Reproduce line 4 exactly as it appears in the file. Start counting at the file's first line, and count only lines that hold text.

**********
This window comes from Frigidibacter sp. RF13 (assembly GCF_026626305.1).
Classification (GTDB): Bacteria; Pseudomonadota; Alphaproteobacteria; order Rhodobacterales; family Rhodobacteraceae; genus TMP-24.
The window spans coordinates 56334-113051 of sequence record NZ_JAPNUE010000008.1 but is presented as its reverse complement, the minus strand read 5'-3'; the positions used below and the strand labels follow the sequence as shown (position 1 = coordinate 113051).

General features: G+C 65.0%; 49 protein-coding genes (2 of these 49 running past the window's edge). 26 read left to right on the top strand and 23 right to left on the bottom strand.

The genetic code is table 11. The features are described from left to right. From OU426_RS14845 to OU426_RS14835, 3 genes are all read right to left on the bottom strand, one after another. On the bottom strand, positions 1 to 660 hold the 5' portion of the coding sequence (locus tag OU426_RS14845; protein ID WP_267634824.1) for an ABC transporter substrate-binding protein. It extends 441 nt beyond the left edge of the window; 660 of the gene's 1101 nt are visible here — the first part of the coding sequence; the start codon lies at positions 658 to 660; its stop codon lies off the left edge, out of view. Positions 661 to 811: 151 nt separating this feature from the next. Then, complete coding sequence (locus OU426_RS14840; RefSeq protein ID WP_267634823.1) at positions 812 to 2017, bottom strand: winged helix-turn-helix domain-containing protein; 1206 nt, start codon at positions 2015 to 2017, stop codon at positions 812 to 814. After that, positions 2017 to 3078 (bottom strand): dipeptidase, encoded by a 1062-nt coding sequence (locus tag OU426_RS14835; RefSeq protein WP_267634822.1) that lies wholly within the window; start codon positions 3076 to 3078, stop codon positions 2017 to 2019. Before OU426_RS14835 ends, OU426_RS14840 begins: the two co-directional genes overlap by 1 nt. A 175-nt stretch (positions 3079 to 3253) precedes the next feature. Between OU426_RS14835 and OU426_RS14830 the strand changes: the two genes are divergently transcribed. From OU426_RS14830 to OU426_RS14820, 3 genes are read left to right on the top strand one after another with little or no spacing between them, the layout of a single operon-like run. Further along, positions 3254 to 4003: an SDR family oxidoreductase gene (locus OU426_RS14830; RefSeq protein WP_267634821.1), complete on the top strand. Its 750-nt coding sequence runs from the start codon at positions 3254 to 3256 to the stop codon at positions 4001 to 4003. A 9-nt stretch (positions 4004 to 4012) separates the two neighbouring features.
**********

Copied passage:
General features: G+C 65.0%; 49 protein-coding genes (2 of these 49 running past the window's edge). 26 read left to right on the top strand and 23 right to left on the bottom strand.